FurryFury: Smash & Roll (Switch) Review
Tons of customization options - like a lot a lot
Several gameplay modes including 1v1, 2v2, and co-op
Shockingly high production values – the opening animation goes so hard and players can submit bug reports right from the main menu
Sharp difficulty swings especially with boss encounters
Limited solo player options in comparison to Vs and Co-op
Unfortunate to see micro transactions in a Switch release that has been adopted from mobile
Originally released for smartphones, FurryFury: Smash & Roll is a top-down flicking bump brawler. It might sound a little strange, but the gameplay is rather creative and reminds me a lot of Squid’s Odyssey.
You know how in pool/billiards where you have to knock the cue ball into other balls and ricochet them into pockets? Well FurryFury is basically pool but instead of sinking balls into holes, you flick monsters of varying statistics, into one another, to cause damage until they run out of health and die. The top-down gameplay takes place in arenas of different sizes and shapes and sometimes they have hazards. Bump your opponent into a set of spikes to cause additional damage, for example. Strategy is involved so simply attacking with basic ram flicks might not be the best course of action. Instead, you might want to take a turn to shoot in the opposite direction to collect a health boost or power pick-up. You might even want to hide behind that wall for a turn. It sort of takes the simple strategy found in games like Angry Birds or Peggle but makes it its own.
The mobile environment has carried over to this Switch release as there are optional micro transactions but there are tons of customization options. Assigning a new smack-talk phrase, a victory pose, or the color of smoke that protrudes from your rolling monster does not modify gameplay in anyway but there is a lot of this kind of stuff here if you wanted to dig in.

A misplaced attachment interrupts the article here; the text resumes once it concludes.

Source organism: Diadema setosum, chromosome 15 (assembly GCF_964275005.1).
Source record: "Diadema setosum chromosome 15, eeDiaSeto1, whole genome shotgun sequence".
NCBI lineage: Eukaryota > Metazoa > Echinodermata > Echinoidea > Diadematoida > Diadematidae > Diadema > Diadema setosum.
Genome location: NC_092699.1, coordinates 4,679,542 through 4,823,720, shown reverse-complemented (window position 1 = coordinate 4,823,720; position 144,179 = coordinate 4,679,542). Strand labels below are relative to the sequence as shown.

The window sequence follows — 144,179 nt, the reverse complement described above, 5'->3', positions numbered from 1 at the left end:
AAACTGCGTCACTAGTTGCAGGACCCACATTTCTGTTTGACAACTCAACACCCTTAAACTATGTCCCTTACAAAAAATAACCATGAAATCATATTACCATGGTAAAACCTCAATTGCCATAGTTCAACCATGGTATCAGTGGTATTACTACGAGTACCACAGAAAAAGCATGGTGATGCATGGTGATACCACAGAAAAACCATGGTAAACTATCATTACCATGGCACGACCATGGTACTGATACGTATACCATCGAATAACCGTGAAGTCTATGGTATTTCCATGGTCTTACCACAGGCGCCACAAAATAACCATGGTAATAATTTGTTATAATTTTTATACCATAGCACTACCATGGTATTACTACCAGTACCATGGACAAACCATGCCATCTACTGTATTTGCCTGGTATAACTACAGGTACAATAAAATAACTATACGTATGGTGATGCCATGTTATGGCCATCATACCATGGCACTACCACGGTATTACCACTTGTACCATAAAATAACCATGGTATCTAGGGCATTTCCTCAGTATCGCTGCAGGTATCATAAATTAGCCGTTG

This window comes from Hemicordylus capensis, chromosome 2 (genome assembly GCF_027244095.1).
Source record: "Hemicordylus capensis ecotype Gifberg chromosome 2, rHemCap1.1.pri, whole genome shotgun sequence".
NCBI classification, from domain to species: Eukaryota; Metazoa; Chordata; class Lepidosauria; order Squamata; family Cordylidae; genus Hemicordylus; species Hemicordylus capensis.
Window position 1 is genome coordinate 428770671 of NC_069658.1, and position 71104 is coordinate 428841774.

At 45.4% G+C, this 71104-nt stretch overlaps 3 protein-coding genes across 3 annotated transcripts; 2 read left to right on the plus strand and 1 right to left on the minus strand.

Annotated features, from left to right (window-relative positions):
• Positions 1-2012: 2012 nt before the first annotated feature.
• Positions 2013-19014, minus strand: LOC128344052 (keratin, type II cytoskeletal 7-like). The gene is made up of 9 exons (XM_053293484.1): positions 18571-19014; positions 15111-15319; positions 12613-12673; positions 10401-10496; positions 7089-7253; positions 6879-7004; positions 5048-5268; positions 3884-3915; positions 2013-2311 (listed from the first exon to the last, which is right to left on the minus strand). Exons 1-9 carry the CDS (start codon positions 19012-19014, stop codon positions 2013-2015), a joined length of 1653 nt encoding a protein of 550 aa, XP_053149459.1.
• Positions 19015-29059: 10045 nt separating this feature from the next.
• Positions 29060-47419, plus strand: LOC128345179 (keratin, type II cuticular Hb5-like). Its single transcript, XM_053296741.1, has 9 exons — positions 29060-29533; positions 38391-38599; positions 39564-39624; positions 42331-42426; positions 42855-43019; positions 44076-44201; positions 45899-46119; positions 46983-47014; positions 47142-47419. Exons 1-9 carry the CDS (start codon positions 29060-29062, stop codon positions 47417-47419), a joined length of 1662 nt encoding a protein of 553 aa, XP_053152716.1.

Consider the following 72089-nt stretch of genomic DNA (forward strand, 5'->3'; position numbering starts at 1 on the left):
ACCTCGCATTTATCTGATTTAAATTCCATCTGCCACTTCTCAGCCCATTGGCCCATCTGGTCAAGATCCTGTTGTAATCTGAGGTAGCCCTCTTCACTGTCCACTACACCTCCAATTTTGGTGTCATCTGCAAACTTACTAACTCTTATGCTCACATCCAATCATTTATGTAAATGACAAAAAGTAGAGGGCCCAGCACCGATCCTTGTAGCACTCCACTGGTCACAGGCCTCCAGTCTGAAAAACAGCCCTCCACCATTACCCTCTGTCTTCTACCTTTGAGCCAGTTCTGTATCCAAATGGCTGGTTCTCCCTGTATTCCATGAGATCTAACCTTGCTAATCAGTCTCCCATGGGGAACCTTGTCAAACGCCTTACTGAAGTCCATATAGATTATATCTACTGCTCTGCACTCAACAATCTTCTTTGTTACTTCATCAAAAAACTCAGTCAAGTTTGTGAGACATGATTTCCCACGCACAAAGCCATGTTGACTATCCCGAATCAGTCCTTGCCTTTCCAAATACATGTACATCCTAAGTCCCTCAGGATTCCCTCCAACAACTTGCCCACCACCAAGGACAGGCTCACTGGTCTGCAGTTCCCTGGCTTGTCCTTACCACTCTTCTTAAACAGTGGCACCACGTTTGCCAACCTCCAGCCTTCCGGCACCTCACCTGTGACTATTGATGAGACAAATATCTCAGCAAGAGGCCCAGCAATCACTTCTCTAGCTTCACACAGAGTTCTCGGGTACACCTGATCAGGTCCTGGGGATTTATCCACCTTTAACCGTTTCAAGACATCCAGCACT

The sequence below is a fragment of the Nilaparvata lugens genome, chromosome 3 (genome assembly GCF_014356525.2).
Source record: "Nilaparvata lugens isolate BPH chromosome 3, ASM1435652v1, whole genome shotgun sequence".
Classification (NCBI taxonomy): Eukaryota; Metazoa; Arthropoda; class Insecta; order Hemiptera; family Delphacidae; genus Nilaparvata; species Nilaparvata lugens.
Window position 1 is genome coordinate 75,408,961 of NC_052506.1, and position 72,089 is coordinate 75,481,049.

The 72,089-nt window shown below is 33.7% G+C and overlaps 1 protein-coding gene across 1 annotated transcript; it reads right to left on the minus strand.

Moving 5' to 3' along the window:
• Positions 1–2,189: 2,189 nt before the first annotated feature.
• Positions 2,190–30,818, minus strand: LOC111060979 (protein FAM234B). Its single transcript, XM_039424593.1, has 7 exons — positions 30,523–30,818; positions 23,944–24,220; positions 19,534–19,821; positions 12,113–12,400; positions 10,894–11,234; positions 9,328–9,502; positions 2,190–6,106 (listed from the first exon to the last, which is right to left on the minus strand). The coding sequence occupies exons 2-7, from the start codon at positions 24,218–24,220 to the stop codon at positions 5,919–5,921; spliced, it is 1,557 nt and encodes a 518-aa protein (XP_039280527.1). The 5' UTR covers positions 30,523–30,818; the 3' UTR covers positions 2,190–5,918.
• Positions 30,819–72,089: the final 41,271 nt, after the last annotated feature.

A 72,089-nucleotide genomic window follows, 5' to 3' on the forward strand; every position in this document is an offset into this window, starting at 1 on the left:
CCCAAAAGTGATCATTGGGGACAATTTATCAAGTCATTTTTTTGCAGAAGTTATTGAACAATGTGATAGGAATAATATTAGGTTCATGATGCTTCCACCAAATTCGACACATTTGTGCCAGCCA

There are also multiple gameplay types including 1v1, 2v2, 1vsAI, and even 2p co-op. Unfortunately, the meat of the game was design around multiplayer so solo players are rather limited when it comes to gameplay options. The single player campaign, although it has many stages, must be completed sequentially and features some wild difficulty curves. I couldn’t beat the first boss battle which is just a couple levels after the game begins and put a screeching halt on my fun and progression. Since this Switch version is limited to local play, but with online leaderboard support, single player downloaders will wish there was some more meat on that bone.
Even though there isn’t much to do from a single player perspective, FurryFury is still a fun and creative game. It is easy to see that the devs poured their hearts into this one just by admiring the amount of pointless unlockables, there are multiple seasons of content available, you can report bugs with an email directly from the main menu, and the high-quality opening animation rivals anything broadcasted on Saturday morning. It is ideally played with a local friend at your side, but this game has one of those gameplay concepts that is so simple, it is amazing so few games have copied this fantasy focused RPG billiards gameplay.
More Creative Than: Snooker
Also Play: Squid’s Odyssey (Wii U and 3DS)
Wait For It: a new Monkey Fight mode in a future Monkey Ball sequel
By: Zachary Gasiorowski, Editor in Chief myGamer.com
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